January 14, 2021
Haidar Khezri, UCF's first assistant professor of Arabic, in front of the Reflecting Pond

Haidar Khezri, UCF assistant professor of Arabic, has joined Indiana University scholars Gunther Jikeli and Asaad Alsaleh as a co-principal investigator in an interdisciplinary project researching attitudes among Syrian refugees in Germany. The project, funded by Indiana University’s Institute for European Studies, the IU Foundation and the Borns Jewish Studies Program, aims to explore the impact of interactions between Syrian immigrants and Germans. It is based on a series of extensive interviews conducted in three waves in 2016, 2017 and 2020–2021.

As UCF’s first assistant professor of Arabic, Khezri has played a key role in developing the university’s capacity not only to teach Middle Eastern languages and cultures, but also to conduct research in the region. In addition to his academic interest in the project, Khezri has a personal tie to the research: “Driving my personal motivations are my many colleagues and friends who became refugees in the aftermath of the Syrian civil war while I was completing my doctoral studies in Damascus. Through this project, I hope to be able to give back to the community that I appreciate dearly.”

Refugees from Syria and other war-torn countries have been making their way to Europe over the years. Germany registered 1.3 million refugees in 2015 and 2016. In addition to xenophobic reactions, refugees face local misgivings about the attitudes and values they bring as well as about their ability to integrate into Western society. These misgivings, writ large, underscore tensions between refugees and German citizens. However, the dichotomy between locals and newcomers is not a clean-cut binary. As the study has revealed, Syrian refugees are far from a homogenous group.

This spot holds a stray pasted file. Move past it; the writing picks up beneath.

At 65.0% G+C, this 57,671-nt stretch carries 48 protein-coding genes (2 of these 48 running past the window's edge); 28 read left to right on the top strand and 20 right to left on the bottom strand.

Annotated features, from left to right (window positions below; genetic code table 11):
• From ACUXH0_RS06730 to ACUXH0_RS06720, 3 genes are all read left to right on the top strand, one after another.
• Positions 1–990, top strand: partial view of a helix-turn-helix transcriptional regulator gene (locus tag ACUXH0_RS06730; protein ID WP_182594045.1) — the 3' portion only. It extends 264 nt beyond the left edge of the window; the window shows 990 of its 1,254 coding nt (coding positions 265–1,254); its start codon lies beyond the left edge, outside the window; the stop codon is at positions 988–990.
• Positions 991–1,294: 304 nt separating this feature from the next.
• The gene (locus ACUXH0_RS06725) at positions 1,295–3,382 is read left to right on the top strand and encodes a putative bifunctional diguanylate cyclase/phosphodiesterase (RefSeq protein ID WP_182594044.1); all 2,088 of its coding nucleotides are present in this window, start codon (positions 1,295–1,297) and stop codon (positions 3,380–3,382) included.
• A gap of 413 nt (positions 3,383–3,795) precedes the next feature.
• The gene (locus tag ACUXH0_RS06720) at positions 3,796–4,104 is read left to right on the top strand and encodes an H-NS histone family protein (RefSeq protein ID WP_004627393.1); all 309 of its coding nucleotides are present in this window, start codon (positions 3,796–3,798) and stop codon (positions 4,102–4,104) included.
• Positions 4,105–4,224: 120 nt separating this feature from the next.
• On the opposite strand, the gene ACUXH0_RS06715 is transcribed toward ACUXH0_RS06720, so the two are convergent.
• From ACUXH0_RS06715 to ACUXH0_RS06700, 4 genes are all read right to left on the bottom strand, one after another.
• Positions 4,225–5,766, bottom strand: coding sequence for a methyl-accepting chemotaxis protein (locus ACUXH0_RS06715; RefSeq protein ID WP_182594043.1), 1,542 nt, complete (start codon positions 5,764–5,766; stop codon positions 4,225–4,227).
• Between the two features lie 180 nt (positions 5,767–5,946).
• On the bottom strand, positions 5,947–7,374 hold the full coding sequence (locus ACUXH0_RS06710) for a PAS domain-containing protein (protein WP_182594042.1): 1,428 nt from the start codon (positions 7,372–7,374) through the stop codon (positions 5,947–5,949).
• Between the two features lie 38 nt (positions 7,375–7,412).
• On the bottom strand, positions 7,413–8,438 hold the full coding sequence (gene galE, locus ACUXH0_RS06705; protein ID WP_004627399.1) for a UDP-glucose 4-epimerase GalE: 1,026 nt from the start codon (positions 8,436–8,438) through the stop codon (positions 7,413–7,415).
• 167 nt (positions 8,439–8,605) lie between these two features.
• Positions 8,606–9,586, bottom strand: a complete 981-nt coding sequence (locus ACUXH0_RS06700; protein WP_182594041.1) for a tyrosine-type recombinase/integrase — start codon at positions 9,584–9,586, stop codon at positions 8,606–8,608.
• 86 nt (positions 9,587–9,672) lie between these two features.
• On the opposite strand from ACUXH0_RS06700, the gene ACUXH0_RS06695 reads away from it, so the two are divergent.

“In contrast to public perceptions, the Middle East, including Syria, is very diverse in terms of ethnicity and religion,” says Khezri. “For example, the situation of the Syrian Kurds is different from that of the Syrian Arabs when it comes to integration, politics, religion, anti-Semitism and many other significant issues.”

The initial interviews earned the study coverage from German and English media outlets, such as The Washington Post and Reuters, and uncovered problems that immigrants face, including housing and language barriers. Over the years, these problems may have evolved into more long-term issues, such as improving job qualifications, educating children, remaining connected to family members in other countries and establishing new friendships and roots in a country that has become increasingly less foreign.

In the third wave of interviews, Khezri hopes to gain insights about how recent migrants have integrated into German society several years after their arrival. “I am curious as to whether a direct relationship exists, and to what level, between the immigrants’ gradually improving language skills and their expectations and abilities to integrate into their adopted society,” he says.

Khezri has already observed notable differences between the migrants’ perspectives in the initial interviews as compared to more recent interviews. “Certain changes in gender perspectives have been striking and were already evident in 2017,” he says. “Women’s rights and freedoms are more robust in Germany than in Syria, a difference which conditions attitudes and behavior.”

In addition to perspectives on gender identities*, ethnicities, religious affiliations and places of origin, the research will provide insight to the impact of the COVID-19 pandemic on Syrian refugees. “It has dramatically affected immigrants and their children in terms of health, employment, education, language training and other integration measures,” says Khezri.

Ultimately, Khezri hopes to identify areas where there exists a lack of information or misconceptions among Syrian refugees and the German population. These areas can then be addressed in publications, workshops and seminars to improve the experience of refugees integrating into German society and more broadly.

*Khezri has also written about gender in other Middle Eastern cultures. Read his take on how Turkish attacks have affected Kurdish women.